Most voters who predict a GOP takeover would benefit the country cite economic issues (54%) when asked what they think would improve under Republican control, including 33% who cite the global economy and 18% inflation. The only other issue mentioned by more than 10% is immigration or border security. “They at least understand the economy and try to sideline the government, most of the time,” said one voter surveyed. “They are by no means perfect but always do better than [Democrats] on economic issues.

Those who dread the prospects of a Republican victory, on the other hand, are more likely to cite gun politics (26%), democracy and voting rights (21%), abortion (13%), women’s rights (12%) and other civil liberties. . “Frankly an erosion of the right to vote and our democracy and women’s rights and protections for the LGBTQ+ community,” said another voter who responded to the poll. “It’s terrifying.”

Neither President Joe Biden nor former President Donald Trump seems likely to raise the status of congressional candidates in the general election. Only 32% of voters say they would prefer a congressional candidate who supports Joe Biden, while 43% prefer one who opposes him, and 25% say it makes no difference. Trump fares slightly worse than Biden: 28% prefer a candidate who supports him, 49% a candidate who opposes him and 23% have no preference. Both sets of numbers are largely unchanged from January.

The overwhelming majority (88%) of voters who approve of Biden’s plan to vote Democrat midway through this year; of voters who disagree, 70% plan to vote Republican and 19% to vote Democrat.

The 2022 midterm elections are taking place in an atmosphere of broad political discontent. Just 18% of Americans approve of how Congress handles its work, down from an already grim 27% last October — a change largely due to falling ratings among Democrats. The public also gives negative net favor ratings to the Democratic Party (-13 net favor), the GOP (-13 net favor), House Minority Leader Kevin McCarthy (-26) and the Speaker of the Nancy Pelosi Chamber (-26). McCarthy remains largely unknown, 24% have never heard of him and 28% have no opinion – only 4% and 14% respectively say the same of Pelosi.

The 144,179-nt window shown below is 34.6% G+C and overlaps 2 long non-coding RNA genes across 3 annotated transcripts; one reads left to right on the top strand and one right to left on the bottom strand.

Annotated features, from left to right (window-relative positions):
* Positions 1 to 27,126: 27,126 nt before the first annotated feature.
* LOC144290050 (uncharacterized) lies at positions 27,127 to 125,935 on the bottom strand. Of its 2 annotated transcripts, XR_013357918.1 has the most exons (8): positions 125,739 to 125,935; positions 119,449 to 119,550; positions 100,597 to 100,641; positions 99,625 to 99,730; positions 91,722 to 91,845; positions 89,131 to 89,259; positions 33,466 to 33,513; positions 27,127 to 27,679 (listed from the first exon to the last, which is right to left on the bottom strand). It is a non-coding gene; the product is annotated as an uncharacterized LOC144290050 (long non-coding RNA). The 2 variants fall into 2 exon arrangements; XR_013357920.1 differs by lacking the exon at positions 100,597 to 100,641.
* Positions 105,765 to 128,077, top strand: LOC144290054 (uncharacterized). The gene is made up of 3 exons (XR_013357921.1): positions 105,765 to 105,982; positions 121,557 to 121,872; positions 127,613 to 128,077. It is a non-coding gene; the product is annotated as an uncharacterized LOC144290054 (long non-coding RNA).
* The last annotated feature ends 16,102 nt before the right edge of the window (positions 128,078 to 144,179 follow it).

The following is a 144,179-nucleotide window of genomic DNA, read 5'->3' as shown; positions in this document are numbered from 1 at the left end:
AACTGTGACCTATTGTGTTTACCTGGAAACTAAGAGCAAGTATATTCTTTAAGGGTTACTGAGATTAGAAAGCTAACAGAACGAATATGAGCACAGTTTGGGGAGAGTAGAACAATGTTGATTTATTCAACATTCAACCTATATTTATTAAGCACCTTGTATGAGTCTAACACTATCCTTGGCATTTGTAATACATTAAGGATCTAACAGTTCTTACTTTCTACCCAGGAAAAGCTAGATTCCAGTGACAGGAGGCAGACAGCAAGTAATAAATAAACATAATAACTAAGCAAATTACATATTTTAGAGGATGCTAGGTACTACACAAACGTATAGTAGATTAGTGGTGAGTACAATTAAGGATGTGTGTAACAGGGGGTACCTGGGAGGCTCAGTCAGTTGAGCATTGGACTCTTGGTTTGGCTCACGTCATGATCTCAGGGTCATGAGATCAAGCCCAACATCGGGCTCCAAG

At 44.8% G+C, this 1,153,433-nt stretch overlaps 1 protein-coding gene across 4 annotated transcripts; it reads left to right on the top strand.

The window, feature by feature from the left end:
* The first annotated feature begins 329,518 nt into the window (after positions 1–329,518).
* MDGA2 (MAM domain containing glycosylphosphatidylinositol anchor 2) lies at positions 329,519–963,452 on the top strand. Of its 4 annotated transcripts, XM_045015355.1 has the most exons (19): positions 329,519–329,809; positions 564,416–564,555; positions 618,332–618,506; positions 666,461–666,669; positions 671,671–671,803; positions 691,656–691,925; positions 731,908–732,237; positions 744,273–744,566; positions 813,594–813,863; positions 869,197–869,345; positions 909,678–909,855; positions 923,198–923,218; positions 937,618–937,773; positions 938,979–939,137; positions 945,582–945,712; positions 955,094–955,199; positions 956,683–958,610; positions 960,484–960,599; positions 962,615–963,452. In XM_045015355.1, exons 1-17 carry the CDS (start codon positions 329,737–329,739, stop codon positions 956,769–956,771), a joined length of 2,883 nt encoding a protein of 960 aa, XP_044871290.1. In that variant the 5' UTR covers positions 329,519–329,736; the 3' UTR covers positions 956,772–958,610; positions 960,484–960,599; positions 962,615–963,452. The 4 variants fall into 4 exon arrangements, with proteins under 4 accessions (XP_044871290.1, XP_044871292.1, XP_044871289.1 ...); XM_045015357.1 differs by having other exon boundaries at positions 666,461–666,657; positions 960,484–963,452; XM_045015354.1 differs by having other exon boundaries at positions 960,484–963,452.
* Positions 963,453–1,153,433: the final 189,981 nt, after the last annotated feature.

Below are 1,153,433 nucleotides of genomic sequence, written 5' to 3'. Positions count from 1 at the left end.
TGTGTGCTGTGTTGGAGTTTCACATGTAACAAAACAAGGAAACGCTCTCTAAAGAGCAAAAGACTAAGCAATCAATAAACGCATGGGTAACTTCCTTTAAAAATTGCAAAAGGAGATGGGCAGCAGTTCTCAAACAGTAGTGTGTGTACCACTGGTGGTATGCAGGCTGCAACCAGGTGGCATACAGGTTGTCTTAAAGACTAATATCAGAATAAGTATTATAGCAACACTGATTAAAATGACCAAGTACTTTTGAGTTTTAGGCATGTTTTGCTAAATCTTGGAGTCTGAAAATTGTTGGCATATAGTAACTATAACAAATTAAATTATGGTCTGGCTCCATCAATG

The Democratic Party is seen by a majority of the public as generally mainstream in its positions on guns (57%), immigration (58%), abortion (58%), racial injustice (60%), the economy (60%) and voting rights and electoral integrity (64%).

The Republican Party is perceived by a majority as out of step on one issue: abortion, on which 55% consider its policy too extreme. Most say the GOP holds dominant positions on voting rights and election integrity (53 percent), immigration (53 percent), guns (54 percent), racial injustice (60 percent). ) and the economy (67%).

Supporters’ feelings toward their own parties are generally warm, with 78% of Democrats and 82% of Republicans holding favorable views of their own parties. And few see their own parties’ policies as too extreme. The highest share of dissatisfaction within the party comes from GOP views on abortion policy, which 24% of Republicans say are too extreme.

The new CNN poll was conducted by SSRS from June 13 to July 13 among a random national sample of 1,459 adults initially contacted by mail, and is the third survey CNN has conducted using this methodology. Surveys were conducted either online or by telephone with a live interviewer. The results for the full sample have a margin of sampling error of plus or minus 3.3 percentage points. The results among the 1,203 registered voters have a sampling error of plus or minus 3.6 percentage points.